Authors: Eli Horowitz, Matthew Derby, and Kevin Moffett
Publisher: HarperCollins Canada
Publication Date: July 2014 (originally 2012)
Synopsis from Goodreads:
Sometime right around now, doctors, nurses and-most of all-parents begin to notice an epidemic spreading among newborn children, children who are physically normal in every way except that they do not speak and do not respond to speech. They don’t learn to read, don’t learn to write. Theories abound-maybe a popular antidepressant is the cause. Maybe these children, lacking the ability to use or comprehend language, have special skills of their own.
I’ve rated this story 4 stars out of 5 on Goodreads, but really I think I’d give it 3.5 stars out of 5. This synopsis captured my attention right away. I love these stories about mysterious illnesses or epidemics, seemingly insolvable and without any apparent cause. I love the exploration of the way humanity copes with sudden and rapid change. The Silent History is told in the form of testimonials of those who have experiences and interaction with those born without speech, or the “Silents.” These testimonials weave together and carry through the book and through each story, inextricable entwined. It’s fascinating and fast paced and provides a broad scope of understanding and discovery of the Silence.
The plot starts of really strong. I was so invested in the story for the first 200 pages or so. This eerie silences pops up in the new generation of children. They’re quite from birth and appear incapable of communication of any kind. This causes a crisis among the speaking population who are unable to communication and connect with the Silents and who begin to question their own sense of selves and their own way of communication. The whole world becomes involved in the struggle as the Silence is of epidemic proportions.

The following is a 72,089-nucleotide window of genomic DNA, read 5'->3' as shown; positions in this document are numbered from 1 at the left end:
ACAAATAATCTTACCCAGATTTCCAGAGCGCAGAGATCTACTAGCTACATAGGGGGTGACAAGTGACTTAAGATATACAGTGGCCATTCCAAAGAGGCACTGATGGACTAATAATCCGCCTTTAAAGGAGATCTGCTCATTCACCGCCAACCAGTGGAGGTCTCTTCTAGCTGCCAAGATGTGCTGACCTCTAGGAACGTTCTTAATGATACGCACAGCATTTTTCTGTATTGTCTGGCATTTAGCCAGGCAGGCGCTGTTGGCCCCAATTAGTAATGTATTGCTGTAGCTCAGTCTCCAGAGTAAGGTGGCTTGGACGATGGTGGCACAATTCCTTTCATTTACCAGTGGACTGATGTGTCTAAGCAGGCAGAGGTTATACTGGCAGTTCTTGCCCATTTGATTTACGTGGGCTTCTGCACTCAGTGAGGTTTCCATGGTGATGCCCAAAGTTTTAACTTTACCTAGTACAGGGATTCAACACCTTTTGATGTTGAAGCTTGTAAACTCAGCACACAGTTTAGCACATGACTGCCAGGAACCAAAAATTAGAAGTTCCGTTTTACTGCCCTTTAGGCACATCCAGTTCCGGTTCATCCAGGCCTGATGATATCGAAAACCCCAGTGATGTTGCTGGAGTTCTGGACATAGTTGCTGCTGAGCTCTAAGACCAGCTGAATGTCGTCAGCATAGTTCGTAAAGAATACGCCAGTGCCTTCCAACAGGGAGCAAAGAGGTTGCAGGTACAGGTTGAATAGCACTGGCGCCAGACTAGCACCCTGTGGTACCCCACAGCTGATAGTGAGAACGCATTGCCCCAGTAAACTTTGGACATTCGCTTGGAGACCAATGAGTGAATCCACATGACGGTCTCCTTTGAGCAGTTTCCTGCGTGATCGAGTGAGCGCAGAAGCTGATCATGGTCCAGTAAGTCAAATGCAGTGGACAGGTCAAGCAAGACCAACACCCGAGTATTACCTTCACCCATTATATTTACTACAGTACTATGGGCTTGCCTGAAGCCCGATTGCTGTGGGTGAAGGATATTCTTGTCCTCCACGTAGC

I also love how this story was originally released serially as an ebook. It’s the perfect story to be released in instalments. The story then is revealed bit by bit as the trauma unfolds. I would have loved to participate in the reading of this book in this original publication, rather than as a full novel.
The book is too long for what it is though. I got bored after a while and I soon found myself wishing that I’d rather be done. It could have easily been 150-200 pages less than what it is. I wanted it to be continually quick and intense, but it really just began to drag after a while. It’s such a drastic and dramatic story, it really lends itself to being a shorter, edge-of-your-seat kind of story. It was too long for that kind of suspense. It acted as a major roadblock for me. It slowed me down and dragged out my reading.
Overall, The Silent History didn’t wow me the way I was hoping it would, but it was still a decent read. I wouldn’t dissuade you from reading it at all. It’s a fascinating look at the way humanity functions when our basic way of relaying information to one another collapses and we are left in the dark.